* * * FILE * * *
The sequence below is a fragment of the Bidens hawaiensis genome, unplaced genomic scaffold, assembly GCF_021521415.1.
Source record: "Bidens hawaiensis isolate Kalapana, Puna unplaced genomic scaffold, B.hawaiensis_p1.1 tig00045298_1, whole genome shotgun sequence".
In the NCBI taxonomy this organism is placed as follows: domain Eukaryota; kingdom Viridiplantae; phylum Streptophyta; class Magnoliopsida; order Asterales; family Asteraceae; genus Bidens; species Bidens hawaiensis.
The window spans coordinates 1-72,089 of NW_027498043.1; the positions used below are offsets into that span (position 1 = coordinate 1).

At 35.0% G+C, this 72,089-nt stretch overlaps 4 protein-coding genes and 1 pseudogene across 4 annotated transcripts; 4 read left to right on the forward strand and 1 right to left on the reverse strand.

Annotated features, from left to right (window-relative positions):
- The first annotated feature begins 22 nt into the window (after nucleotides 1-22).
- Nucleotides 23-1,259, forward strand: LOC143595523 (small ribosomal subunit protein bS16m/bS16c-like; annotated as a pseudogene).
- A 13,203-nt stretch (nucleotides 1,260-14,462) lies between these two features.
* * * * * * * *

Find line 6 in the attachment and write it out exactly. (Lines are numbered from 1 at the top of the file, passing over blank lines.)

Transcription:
Annotated features, from left to right (window-relative positions):